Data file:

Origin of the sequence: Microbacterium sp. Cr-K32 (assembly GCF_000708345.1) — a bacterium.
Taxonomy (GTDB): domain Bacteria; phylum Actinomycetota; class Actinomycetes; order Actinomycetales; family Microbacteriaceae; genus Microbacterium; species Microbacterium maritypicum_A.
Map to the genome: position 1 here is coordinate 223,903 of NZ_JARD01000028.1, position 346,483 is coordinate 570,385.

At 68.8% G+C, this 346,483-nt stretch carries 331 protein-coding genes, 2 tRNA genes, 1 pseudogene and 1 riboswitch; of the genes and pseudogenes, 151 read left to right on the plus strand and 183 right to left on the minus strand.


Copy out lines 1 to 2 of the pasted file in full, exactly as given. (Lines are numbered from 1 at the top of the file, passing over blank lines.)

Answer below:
Origin of the sequence: Microbacterium sp. Cr-K32 (assembly GCF_000708345.1) — a bacterium.
Taxonomy (GTDB): domain Bacteria; phylum Actinomycetota; class Actinomycetes; order Actinomycetales; family Microbacteriaceae; genus Microbacterium; species Microbacterium maritypicum_A.